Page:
Effectively positioning your brand is something that takes consideration and in this video I look at the 5 key principles as laid out by Al and Laura Reis. From finding the right gap and narrowing your focus to effective category naming and creating a visual hammer. The brand positioning principles in this video will help you to increase memorability, differentiation and help your audience to categorise your brand more effectively.
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Have you ever wondered why some brands stick in the mind and others don’t? And do you want to differentiate your brand from the competition and improve its memorability? Well, in this video, I go over five fundamental positioning principles that will help you do just that.
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Over 30 years ago, Al Ries and Jack Trout literally wrote the book on brand positioning, ‘positioning the battle for your mind’ and at that time, marketing was predominantly about features and benefits. And this was fine. This has worked up until that point until markets got overcrowded and more and more brands started popping up more businesses started.
And what it did, was it oversaturated. The marketplace with these kinds of advertising. And it was difficult to differentiate these businesses from each other. And there was a need to rethink how businesses categorize themselves, how they stood out from each other and differentiated. And that’s where Al Ries and Jack Trout came in.
And by defining brand positioning, what they did was they flipped that on its head. So no longer were they thinking about the product, but they were thinking about the mind of the prospect by focusing on carving out a space in your audience’s mind, you’re creating longevity. Memorability and a way to differentiate yourself from the competition and whether that is in a new category and existing category or a subcategory.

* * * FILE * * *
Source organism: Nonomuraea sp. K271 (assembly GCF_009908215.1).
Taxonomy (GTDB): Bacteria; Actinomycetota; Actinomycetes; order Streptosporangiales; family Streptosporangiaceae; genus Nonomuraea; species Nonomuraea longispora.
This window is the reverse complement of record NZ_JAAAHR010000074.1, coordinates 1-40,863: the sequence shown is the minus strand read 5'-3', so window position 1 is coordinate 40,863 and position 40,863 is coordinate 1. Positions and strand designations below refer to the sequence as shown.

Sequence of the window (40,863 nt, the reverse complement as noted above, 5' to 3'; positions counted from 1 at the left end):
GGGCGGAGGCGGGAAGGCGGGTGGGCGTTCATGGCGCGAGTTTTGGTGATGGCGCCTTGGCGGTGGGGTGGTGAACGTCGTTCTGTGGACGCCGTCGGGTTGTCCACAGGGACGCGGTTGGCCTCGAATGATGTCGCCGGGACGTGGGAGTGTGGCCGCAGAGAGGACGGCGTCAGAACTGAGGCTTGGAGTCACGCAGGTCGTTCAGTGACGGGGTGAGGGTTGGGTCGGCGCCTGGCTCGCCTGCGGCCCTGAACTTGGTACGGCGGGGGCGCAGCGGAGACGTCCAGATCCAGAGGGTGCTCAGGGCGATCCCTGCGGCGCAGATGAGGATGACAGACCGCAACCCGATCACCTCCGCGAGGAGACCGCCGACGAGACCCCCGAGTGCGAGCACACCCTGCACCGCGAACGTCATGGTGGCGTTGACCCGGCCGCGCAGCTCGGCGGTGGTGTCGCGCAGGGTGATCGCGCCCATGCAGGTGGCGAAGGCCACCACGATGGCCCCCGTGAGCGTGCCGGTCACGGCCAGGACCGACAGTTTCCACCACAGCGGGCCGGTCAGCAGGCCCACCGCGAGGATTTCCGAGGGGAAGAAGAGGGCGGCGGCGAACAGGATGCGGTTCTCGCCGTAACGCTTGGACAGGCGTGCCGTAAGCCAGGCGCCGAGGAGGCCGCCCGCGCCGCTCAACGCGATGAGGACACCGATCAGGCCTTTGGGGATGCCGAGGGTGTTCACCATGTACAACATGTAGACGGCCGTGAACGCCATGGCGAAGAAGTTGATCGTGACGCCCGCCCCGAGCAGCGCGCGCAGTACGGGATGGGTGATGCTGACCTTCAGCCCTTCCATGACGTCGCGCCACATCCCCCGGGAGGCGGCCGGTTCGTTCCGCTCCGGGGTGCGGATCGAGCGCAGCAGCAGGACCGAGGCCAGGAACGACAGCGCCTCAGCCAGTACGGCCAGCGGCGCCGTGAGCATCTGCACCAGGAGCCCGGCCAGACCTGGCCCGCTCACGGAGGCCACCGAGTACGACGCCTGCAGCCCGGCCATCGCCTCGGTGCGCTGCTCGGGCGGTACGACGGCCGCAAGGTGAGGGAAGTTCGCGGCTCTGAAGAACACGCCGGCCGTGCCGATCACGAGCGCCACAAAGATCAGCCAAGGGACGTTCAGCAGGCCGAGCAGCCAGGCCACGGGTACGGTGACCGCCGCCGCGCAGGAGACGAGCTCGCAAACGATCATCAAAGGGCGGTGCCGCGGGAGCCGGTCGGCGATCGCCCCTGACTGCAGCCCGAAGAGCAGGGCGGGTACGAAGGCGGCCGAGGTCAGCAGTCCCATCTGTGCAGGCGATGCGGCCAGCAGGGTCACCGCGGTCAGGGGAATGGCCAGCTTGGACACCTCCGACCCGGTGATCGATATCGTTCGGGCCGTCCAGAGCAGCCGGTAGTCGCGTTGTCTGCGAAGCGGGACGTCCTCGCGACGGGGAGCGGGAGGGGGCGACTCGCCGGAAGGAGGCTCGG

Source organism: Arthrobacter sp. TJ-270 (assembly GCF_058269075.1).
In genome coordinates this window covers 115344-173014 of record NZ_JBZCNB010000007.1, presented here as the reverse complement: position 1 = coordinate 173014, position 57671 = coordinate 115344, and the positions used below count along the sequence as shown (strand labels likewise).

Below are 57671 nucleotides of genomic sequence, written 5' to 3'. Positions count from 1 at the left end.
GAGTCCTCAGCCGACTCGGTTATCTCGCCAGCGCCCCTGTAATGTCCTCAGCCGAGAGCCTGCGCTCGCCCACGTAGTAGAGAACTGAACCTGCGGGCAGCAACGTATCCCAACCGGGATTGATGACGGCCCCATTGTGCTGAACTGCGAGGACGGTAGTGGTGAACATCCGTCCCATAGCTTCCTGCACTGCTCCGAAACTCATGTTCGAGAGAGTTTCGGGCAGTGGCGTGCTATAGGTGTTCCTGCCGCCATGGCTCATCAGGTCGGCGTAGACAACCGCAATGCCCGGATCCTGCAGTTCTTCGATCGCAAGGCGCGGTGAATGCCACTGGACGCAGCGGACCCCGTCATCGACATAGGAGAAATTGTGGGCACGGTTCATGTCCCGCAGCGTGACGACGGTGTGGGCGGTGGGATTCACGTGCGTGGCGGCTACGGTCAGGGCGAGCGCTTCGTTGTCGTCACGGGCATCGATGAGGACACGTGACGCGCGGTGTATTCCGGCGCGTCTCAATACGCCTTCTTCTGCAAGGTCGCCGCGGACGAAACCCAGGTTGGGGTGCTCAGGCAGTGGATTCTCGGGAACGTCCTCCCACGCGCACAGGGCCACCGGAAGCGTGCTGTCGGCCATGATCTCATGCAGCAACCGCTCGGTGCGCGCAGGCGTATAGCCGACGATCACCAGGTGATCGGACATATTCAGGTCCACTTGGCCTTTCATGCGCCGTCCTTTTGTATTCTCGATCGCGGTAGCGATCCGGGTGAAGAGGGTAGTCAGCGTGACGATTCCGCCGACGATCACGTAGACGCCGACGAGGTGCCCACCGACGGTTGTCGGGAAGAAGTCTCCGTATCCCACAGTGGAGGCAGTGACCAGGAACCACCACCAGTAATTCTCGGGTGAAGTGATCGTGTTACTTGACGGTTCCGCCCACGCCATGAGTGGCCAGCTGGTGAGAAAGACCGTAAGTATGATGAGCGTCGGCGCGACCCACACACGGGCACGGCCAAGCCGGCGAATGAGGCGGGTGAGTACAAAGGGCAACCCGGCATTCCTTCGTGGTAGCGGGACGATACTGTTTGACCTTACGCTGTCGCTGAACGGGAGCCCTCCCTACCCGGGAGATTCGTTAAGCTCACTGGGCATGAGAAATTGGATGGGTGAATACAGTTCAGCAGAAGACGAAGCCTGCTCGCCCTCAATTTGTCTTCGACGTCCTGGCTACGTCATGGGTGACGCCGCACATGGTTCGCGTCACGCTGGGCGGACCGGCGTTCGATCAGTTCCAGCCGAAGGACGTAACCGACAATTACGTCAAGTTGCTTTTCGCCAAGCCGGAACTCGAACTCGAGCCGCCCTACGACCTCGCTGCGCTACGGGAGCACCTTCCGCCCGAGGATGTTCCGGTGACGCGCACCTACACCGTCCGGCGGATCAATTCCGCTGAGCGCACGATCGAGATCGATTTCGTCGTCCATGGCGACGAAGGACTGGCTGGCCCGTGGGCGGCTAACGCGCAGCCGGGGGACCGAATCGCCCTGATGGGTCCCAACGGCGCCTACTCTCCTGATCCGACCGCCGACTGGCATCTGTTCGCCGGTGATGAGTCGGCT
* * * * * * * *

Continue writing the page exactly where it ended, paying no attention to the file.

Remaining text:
And there’s a great quote from Al Ries that says the positioning is not what you do to the product is what you do to the mind of the prospect, to effectively create space in your audience’s mind. Follow these five key principles outlined by Al and Laura Ries
find a gap. So to increase memorability, you need to be perceived as different from the rest. You can do this by finding a gap in the category. You’re in like Dollar Shave Club did with their subscription model, which positioned their brand away from all the other razor brands in that category, as well as the leader, which was Gillette.
You can do this by creating a category like Salesforce did with their cloud-based sales, automation service or creating a subcategory like Asahi did with their dry beer subcategory of the overarching beer category. You can also use tools like the X Y map to plot your market on the map and find the gaps in that market, or use it for plotting out other positioning strategies like crowding competitor and repositioning a competitor.
Focus. So most brands are too broad in scope to fill the gap in their audience’s mind. If you are everything to everyone, how can you be remembered for anything? If you can narrow your focus to a smaller market segment or reduce the amount of attributes and features that you promote, it will be easier for your audience to remember you refer you and ultimately do business with you.
A great example is FedEx. Known for that overnight delivery. And this is something at the time when they first started doing this was unheard of, and they backed this up with a great tagline, which was ‘when it absolutely positively has to be there overnight’ this clearly articulates that position and that focus to their audience in a really simple, concise way.